Now all of this is due to the study done by Professor Daniel Mills, Professor of Veterinary Behavioural Medicine at the University of Lincoln’s School of Life Sciences, along with Alice Potter – who studied as a postgraduate at Lincoln. As a cat lover, I do not agree that cats are any less affectionate than dogs, though they do show it differently and as such i am weighing in on this (heated) debate.
“The Strange situationis a procedure devised by Mary Ainsworth in the 1970s to observe attachment relationships between a caregiver and child. It applies to children between the age of 18 months and 9 years old. Broadly speaking, the attachment styles were (1) secure, (2) insecure (ambivalent and avoidance). Later Mary Main and her husband Erik Hesse introduce the 3rd category, Disorganized.”
This procedure has a very specific set of requirements, to produce results that are consistent and accurate. The key one that I will be addressing is development.This is important because of the developmental level of children for the test to have any meaning. Understanding neurobiology and child brain development is important. The limbic system (emotional centre) of the brain begins to develop at approximately 12 months and continues until the child is 4 years old. If you try this experiment with a child who is 3 years old the results would be different to that of a 13 year old who is trying to be independent from family and further along in their emotional development, or a 25 year old who has become accustomed to separating from their primary carer.
Prof. Mills and Alice Potter explain the experiment in the following way: “The procedure involves placing a subject in an unfamiliar room together with its carer and a stranger. Followed by a series of episodes of separation from, and reunions with, their carer and the stranger. The outcome they are looking for is a differentiation between the carer and the stranger in the support they provide to the subject in this challenging environment. This can be used to imply the type of attachment that exists between the subject and care.”
Ainsworth’s Strange Situation has been replicated countless times since it was originally tested providing a lot of information about child development and carer attachment. However, applying this experiment to an animal is a very different matter. Differences such as age, mental development, time, and communication are all completely different between animals and their owners as compared to a parent and child. Mills and Potter do recognise the need for further tests with alternative methodologies “to characterise the normal psychological features of the cat-owner bond.”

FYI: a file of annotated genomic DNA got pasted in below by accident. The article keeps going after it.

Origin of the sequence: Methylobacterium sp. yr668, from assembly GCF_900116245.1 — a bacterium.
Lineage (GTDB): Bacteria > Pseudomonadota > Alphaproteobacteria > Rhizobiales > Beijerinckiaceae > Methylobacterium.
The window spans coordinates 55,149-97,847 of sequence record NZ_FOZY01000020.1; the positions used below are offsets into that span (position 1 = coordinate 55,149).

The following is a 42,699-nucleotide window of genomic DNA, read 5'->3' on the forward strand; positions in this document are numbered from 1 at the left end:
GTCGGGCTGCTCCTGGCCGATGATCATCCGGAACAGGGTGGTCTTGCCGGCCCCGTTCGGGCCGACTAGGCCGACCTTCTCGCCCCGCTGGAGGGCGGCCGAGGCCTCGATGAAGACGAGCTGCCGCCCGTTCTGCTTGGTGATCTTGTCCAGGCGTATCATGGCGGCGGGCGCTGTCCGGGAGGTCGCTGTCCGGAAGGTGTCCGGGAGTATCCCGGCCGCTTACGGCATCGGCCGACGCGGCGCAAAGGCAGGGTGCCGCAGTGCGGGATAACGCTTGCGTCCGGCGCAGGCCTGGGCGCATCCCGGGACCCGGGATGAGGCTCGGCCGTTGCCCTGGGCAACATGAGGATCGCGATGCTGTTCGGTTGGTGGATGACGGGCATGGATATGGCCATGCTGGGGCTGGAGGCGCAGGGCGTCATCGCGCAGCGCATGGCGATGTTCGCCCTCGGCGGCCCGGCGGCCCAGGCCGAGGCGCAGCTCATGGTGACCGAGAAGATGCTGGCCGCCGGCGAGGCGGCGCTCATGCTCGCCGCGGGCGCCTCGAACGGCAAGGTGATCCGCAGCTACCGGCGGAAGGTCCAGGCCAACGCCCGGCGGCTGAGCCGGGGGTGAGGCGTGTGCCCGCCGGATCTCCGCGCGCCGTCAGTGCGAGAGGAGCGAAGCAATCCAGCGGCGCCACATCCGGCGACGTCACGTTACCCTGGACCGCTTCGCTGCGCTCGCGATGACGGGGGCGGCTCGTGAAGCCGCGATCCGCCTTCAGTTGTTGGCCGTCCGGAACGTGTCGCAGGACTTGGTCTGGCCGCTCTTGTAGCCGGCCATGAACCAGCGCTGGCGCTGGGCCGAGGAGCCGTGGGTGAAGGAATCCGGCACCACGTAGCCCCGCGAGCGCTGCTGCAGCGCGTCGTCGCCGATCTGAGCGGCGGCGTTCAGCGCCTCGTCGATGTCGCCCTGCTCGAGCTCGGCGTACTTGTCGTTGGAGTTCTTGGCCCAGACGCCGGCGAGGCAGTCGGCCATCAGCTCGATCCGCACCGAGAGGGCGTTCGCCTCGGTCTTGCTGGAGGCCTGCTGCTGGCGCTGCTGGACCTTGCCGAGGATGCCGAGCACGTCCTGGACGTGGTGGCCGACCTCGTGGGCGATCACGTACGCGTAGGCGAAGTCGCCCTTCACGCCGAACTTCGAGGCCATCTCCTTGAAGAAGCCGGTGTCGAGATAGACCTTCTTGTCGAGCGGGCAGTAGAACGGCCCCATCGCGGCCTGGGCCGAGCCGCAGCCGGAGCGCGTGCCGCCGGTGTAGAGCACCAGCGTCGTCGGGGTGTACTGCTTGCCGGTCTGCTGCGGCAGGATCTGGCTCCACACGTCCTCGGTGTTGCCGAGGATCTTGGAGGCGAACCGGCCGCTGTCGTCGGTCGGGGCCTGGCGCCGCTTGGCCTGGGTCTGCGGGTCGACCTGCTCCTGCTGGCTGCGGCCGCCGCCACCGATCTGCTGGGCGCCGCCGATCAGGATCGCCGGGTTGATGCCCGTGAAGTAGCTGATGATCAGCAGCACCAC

Here is my list of the top 3 problems with this experiment
1. Age of the cats vs. age of the child.
The 20 cats used in the experiment were between the age of 1-9. A cat is considered an adult at 1 year of age, this means that from a developmental standpoint I would say they were mature. Mature means more independent, by this stage they would have become quite accustomed to humans leaving, and returning. If this experiment was done with teenagers or adults who had become used to separating from their care givers we might not see the same attached responses that we see in a child.
I found it interesting that Mills and Potter state “Kittens are reported to have a sensitive phase of socialisation towards humans between their second and seventh week of life. During this time exposure to humans, amount of handling, number of handlers…have all been found to influence sociality towards humans”. Perhaps this time period in a kitten’s life would be closer to the reactions of a human child
2. Previous experience of separation
Children have previous experiences of separation, however, when this happens it is always with an explanation and a ‘goodbye’ ritual whether with the babysitter or at the school gates the parent and child will share a hug or a kiss and say goodbye. This situation deliberately removes this to cause anxiety. With animals, a ‘goodbye’ ritual may not exist or may not be understood to be a goodbye ritual by the cat. After all, they are already used to their owner coming, and going, at random times with no communication or explanation as to why. As such, it isn’t a ‘strange situation’ for the cat and doesn’t replicate the state of anxiety that the child would be experiencing.